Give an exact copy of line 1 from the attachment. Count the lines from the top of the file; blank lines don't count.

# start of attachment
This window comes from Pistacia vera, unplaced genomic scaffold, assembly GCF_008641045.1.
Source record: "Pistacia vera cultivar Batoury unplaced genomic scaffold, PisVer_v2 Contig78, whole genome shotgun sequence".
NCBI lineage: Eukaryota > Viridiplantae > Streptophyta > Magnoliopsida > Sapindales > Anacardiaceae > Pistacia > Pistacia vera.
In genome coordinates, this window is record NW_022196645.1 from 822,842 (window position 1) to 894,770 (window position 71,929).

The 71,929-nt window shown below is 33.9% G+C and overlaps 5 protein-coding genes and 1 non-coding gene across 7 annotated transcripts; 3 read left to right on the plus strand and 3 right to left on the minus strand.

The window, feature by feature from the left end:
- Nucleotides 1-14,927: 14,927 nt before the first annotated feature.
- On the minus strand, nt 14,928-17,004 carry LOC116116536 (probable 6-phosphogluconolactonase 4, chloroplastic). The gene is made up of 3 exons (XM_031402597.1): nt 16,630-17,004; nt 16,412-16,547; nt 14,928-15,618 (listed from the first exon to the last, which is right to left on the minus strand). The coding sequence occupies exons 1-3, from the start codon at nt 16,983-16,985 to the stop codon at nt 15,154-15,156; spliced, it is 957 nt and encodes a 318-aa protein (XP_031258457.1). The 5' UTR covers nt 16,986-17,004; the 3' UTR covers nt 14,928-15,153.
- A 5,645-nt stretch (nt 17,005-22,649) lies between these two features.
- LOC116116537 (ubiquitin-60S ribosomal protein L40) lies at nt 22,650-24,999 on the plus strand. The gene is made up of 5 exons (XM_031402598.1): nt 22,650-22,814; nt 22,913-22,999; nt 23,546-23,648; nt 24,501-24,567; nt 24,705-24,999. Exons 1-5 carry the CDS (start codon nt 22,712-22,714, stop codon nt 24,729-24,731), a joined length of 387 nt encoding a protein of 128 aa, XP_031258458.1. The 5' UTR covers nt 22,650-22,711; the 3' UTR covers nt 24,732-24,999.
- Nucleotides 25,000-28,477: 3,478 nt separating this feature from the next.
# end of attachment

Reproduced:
This window comes from Pistacia vera, unplaced genomic scaffold, assembly GCF_008641045.1.